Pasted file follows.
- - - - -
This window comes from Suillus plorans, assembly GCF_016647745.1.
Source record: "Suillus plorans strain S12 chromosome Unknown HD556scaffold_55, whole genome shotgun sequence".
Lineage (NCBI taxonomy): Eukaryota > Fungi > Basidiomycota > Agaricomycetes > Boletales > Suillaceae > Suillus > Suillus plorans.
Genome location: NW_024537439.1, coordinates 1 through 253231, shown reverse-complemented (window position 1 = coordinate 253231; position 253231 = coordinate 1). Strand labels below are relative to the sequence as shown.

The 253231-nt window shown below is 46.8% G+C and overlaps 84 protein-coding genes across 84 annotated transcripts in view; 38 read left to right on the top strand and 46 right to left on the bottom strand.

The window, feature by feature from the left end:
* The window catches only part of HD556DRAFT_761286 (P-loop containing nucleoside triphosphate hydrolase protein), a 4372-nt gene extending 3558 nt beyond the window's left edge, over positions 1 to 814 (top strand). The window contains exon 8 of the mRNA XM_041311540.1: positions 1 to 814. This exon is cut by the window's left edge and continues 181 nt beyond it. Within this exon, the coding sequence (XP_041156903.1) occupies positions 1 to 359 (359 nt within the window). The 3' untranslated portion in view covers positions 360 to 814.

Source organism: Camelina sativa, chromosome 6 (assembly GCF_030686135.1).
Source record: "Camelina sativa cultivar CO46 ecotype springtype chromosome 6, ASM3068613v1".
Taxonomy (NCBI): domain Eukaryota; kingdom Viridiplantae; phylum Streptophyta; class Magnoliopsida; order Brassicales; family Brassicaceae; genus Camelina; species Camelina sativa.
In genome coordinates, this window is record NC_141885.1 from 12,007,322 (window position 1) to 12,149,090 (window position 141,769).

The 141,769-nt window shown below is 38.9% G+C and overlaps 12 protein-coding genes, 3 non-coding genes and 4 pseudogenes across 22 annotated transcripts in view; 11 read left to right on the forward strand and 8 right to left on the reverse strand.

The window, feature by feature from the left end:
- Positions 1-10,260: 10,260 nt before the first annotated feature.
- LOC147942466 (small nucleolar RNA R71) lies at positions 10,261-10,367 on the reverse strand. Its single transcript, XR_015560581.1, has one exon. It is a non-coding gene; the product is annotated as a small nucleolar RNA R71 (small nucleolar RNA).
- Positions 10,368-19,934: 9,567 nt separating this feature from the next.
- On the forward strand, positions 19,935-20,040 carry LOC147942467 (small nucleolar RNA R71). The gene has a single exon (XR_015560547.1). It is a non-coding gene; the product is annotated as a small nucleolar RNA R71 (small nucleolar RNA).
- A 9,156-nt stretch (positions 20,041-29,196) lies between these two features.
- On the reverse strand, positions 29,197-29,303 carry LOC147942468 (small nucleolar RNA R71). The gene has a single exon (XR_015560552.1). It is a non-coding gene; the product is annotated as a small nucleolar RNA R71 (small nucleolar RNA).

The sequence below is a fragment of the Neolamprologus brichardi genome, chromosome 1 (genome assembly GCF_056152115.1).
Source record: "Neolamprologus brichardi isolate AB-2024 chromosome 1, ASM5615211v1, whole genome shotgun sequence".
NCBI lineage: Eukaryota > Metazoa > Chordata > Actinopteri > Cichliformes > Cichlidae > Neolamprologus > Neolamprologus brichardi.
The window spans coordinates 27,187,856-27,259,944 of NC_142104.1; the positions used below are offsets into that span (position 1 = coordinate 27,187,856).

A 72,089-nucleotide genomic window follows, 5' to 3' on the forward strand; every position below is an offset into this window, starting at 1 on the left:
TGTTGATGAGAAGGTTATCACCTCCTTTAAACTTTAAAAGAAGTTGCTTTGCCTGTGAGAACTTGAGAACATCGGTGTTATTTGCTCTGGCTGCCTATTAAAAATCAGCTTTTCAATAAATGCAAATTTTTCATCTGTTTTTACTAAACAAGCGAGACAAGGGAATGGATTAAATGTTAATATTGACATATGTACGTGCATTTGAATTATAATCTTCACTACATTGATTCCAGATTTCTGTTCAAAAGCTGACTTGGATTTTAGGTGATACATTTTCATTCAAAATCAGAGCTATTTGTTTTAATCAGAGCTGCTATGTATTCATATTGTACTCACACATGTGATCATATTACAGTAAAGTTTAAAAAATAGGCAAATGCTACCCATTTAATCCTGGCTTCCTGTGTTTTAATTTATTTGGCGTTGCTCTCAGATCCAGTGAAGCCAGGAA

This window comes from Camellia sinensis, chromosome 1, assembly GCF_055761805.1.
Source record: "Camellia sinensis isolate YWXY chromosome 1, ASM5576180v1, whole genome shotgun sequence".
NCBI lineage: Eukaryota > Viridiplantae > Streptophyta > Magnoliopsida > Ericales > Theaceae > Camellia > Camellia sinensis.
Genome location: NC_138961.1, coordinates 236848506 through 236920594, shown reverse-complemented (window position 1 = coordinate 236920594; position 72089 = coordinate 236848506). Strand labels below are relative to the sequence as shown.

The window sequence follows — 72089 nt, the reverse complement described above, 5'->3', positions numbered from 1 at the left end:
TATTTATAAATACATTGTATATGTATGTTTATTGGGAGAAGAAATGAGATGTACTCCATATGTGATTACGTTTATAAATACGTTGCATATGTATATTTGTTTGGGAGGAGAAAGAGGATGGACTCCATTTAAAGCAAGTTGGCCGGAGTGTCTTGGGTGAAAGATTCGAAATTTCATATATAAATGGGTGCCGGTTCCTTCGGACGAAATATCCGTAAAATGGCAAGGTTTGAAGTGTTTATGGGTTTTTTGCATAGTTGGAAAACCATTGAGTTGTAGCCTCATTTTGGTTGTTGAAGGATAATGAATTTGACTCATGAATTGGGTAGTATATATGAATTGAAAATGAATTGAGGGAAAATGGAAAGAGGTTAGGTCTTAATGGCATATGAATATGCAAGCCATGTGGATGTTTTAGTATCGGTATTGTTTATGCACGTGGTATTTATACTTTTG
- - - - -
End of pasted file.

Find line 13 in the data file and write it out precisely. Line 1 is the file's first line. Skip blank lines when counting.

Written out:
The window, feature by feature from the left end: